Wednesday, February 24, 2010
Ghana Journal I - Akwabaa and Bodacious
It's nearly a month since I returned from my trip to Ghana, a short but meaningful one. My daughter was going because of her interest in international health, particularly, in Africa. She'd been to Swaziland twice, and I'd gone once before, back in the 70's, to parts of East and West Africa. How nice it would be, I thought, to be on the Continent together. Beyond that I wanted to go to one of the dungeons where the enslaved Africans were held before loaded on ships for the infamous Middle Passage. I had not done that before, but now I had a need to do so. I learned they are called castles, but that journey is not for today's Ghana Journal.
A family friend, Bernadine, and I flew non-stop to Accra. Nine hours. The flight, with center rows of 3 seats, flanked by rows 2 seats deep, was full. I speak from the vantage point of coach class, and have no idea if all the business class seats had bodies. Judging from our section and the airport terminal, Ghanaians ruled the passenger list, and I couldn't help notice that quite a few were mothers with young children, and some grandmothers. I imagined happy occasions on their returning home, to visit or stay.
Akwabaa! This is the greeting you hear and see on signs everywhere. It means you are welcome. And you are. You feel it with customs folks who look over your passport and make small talk, smiling young men who swamp you once you're outside the airport itself, vying for the role of helping you to your transportation, with hotel staff, and the young men and women vendors who approach the car selling home made and store bought food, pouches of water, gum, dish towels, nearly anything that can be used. The Ghanaians we encountered had a warmth and dignity about them, from those in the middle class sector to those who live in a small village we visited in Kligor, a few hours drive from Accra, in the Volta region.
Accra is a sprawling city teeming with buildings, traffic circles, serious traffic at rush hour, and people on the move. Unlike my time there before, where we only walked, we only rode. Felix, our driver, is an Ewe, an ethnic group that originates from the Volta region. Every morning he appeared at our hotel in a crisp neat look, shirt and pants, ready for the day's agenda. A dark skinned man in his early 60's with a head-on smile, he let us know early that he is a Christian man who observes his faith seriously. That didn't get in the way of his humor though, and we had some good laughs. The only time Bernadine, my daughter and I did any substantial physical activity was at Kakum National Forest, where we had some serious climbing to do to get to Canopy Walk. It's not for the weak-hearted. High above the forest, a plank of wood swung as we walked, holding on to the rope banister that topped the braided rope that ran from it to the wood. That was the railing to keep us in. It reached our waist, sometimes. My daughter found nothing enjoyable about it, and I admit the forest got dwarfed, as I concentrated intently on balance as I stepped.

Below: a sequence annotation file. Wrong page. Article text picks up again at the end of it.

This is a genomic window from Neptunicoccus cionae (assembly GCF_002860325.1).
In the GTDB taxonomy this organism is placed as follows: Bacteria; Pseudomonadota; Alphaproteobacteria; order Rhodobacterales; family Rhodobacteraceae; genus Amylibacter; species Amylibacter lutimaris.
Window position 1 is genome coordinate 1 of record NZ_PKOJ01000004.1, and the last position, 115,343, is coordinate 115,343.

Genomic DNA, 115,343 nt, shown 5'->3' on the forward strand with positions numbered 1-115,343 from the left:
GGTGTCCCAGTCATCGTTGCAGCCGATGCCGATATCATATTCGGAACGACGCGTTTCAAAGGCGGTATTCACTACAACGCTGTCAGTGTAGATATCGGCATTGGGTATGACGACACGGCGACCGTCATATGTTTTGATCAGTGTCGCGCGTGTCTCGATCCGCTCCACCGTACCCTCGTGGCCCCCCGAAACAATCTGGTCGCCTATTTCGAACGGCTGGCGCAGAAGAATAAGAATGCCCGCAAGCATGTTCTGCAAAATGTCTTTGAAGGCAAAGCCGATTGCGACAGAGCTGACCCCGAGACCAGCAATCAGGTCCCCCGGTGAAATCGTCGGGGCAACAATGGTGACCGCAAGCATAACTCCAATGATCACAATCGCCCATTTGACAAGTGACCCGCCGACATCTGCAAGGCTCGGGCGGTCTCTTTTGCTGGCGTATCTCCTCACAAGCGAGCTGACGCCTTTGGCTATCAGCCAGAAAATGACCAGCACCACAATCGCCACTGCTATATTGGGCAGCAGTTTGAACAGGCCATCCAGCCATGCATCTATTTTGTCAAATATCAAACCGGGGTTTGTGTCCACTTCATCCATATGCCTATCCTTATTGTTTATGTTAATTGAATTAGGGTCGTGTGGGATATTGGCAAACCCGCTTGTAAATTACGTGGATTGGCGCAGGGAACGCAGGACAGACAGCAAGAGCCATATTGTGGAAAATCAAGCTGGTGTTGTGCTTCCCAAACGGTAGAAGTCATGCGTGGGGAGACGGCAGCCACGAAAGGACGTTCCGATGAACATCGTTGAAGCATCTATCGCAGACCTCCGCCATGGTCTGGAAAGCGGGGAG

Wherever we went, from Accra to the village in Kligor to Cape Coast, where two of the castles that imprisoned our ancestors were located, Ghanaians brought up Obama. In their faces I saw a deep pride and joy in the son of an African now President, a man who chose to visit their country with his family. I too felt a deep pride, learning more about their first President, Kwame Nkrumah, when we visited his memorial, accompanied by our well-informed tour guide. The audacity of this African man in leading Ghana out of colonization by Britain, only 52 years ago. The strategic foresight he had in marrying an Egyptian woman and envisioning a unified and free Africa. The legacy of audacity in our ancestors is a mind-blowing, immeasurable gift. Growing up, I remember the word bo-dacious . "She's so bodacious," we'd say, like too bold, over the top. But where would we be without those bodacious folks in our history, and in our lives today?
Photos by thandiwe.